The Music of NT: The Man Who Invented The 20th Century
Mary Ellen Bute was drawn into filmmaking by a collaboration with the musician Joseph Schillinger, who had developed an elaborate theory about musical structure, which reduced all music to a series of mathematical formulae. Schillinger wanted to make a film to prove that his synchronization system worked in illustrating music with visual images, and Mary Ellen undertook the project of animating the visuals. The film was never completed, and a still published with an article by Schillinger in the magazineExperimental Cinema No. 5 (1934) makes it clear why: the intricate image, reminiscent of Kandinsky’s complex paintings, would have taken a single animator years to redraw thousands of times.
His system of composition found its way into movie soundtracks, synthesizer music and many other musical forms. Schillinger’s most famous student was George Gershwin and even the physicist Albert Einstein thought highly of Schillinger’s system.
The most rigorous mathematical study of music in more recent years would be the system formulated by Joseph Schillinger in the 1920’s and 1930’s. Schillinger, a Russian-American music theorist, was obsessed with developing a “scientification” of music through mathematics. In 1941 he published The Schillinger System of Musical Composition, a massive twelve-book work that was years ahead of its time. This system has been described as “a sort of computer music before the computer,” since his work presaged many developments of algorithmic composition which would not be expanded upon until decades later (Degazio).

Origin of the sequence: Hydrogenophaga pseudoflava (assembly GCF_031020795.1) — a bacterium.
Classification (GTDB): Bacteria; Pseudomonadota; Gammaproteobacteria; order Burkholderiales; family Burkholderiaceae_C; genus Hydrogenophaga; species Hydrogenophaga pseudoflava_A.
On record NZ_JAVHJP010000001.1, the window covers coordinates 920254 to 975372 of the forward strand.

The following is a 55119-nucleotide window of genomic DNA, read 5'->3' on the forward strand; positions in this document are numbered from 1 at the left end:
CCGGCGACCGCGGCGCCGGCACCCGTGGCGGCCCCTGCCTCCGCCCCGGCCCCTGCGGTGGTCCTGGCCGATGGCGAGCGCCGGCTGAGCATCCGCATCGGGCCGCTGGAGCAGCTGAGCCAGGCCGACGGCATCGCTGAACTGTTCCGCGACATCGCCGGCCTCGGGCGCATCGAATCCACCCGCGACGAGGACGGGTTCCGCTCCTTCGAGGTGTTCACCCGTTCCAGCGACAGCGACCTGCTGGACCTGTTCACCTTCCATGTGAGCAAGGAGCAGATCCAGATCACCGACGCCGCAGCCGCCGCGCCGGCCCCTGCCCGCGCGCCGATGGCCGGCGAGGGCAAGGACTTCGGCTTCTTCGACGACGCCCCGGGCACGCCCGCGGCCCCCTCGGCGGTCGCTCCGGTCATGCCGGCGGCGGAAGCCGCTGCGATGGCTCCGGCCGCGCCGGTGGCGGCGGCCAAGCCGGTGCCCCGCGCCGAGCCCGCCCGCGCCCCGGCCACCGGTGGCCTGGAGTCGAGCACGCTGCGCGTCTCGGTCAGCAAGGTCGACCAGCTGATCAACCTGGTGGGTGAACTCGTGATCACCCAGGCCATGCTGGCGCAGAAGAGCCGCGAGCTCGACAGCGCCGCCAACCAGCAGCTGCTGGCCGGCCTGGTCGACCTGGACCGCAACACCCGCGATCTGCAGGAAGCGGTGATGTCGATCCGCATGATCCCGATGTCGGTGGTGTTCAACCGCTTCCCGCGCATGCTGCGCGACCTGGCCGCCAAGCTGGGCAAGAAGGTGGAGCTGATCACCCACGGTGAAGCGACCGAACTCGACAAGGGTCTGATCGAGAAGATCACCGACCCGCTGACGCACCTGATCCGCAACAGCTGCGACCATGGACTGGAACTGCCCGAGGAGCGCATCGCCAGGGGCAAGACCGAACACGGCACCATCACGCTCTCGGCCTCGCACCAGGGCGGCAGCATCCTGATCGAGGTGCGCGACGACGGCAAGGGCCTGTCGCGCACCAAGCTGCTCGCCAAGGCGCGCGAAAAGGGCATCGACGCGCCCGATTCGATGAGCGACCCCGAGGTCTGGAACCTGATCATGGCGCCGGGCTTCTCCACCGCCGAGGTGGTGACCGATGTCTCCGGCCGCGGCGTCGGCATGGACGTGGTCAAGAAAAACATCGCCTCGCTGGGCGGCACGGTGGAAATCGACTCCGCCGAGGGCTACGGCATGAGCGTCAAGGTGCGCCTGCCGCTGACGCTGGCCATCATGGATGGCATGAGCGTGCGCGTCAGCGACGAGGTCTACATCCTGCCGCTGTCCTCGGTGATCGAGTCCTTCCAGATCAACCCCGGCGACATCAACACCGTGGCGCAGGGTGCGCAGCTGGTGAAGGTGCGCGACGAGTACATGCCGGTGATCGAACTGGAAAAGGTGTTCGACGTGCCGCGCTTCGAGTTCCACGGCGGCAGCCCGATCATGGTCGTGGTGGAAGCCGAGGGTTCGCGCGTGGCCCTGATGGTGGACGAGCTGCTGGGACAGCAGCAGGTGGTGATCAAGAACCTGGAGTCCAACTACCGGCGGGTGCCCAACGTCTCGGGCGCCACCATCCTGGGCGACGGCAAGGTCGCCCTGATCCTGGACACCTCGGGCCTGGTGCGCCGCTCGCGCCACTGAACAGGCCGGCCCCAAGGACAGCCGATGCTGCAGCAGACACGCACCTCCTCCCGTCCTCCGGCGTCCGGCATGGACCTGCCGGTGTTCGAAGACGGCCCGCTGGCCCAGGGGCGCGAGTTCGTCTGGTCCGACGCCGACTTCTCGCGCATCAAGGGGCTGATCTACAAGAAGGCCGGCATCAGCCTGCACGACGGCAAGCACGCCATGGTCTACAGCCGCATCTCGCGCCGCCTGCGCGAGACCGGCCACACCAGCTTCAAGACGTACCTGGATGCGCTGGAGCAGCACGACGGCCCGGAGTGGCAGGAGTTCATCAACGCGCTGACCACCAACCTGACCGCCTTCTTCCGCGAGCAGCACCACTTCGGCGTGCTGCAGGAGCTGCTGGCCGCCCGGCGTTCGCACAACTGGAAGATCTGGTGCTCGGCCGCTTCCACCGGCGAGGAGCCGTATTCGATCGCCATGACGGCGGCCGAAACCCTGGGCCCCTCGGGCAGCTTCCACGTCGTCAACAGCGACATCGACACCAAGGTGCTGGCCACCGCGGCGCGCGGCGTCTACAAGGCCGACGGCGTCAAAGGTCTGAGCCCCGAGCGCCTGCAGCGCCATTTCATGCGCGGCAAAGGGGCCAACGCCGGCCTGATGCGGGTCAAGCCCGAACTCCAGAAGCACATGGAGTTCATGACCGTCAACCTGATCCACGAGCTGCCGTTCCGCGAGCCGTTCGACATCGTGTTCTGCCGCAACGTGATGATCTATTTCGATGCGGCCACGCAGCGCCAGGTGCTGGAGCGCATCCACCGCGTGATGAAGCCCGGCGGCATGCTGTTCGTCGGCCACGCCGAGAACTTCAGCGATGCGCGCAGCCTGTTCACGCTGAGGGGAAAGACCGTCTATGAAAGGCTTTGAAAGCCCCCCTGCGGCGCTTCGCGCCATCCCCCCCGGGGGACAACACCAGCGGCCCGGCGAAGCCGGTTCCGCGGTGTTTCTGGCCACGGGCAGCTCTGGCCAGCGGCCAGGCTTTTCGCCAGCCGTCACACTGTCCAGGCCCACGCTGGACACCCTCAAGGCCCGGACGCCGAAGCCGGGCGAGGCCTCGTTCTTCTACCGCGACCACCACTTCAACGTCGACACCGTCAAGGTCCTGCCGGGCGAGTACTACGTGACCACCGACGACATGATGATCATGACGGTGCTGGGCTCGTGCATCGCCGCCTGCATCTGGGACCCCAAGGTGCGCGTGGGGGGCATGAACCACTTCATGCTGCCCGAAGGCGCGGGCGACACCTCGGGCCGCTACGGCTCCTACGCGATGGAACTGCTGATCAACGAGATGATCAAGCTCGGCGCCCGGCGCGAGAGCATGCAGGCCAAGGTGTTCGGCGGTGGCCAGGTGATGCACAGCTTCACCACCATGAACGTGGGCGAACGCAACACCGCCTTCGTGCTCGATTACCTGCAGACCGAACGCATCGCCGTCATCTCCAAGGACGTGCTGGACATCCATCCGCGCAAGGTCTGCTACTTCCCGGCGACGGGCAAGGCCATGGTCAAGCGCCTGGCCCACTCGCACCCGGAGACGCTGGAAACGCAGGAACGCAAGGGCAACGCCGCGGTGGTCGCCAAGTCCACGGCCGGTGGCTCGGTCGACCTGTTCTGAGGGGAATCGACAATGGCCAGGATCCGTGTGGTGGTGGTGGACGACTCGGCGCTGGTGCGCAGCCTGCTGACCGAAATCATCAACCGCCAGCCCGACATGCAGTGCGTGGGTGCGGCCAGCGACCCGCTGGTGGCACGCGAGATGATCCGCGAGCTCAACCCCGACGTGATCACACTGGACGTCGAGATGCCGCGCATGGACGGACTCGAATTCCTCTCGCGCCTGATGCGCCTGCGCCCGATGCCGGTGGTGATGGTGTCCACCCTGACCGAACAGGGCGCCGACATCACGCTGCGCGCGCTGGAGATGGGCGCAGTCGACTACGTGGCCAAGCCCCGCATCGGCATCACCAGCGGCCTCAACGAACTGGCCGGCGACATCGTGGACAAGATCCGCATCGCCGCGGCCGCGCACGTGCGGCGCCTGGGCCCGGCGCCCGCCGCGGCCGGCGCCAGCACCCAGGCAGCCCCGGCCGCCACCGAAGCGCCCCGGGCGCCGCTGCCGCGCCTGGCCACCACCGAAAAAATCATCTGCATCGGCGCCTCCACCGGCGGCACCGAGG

One interesting sidenote is the way Schillinger made a point about the multi-levelled character of music:
“There are two sides to the problem of melody: one deals with the sound wave itself and its physical components and with physiological reactions to it. The other deals with the structure of melody as a whole, and esthetic reactions to it.
Further analysis will show that this dualism is an illusion and is due to considerable quantitative differences. The shore-line of North America, for example, may be measured in astronomical, or in topographical, or in microscopic values.” (Schillinger 229).
This same argument was made more than thirty years later by Benoit Mandelbrot, the founder of fractal geometry, when describing the fractal nature of a coastline and how the length seems to change depending on how finely it is measured. (Degazio)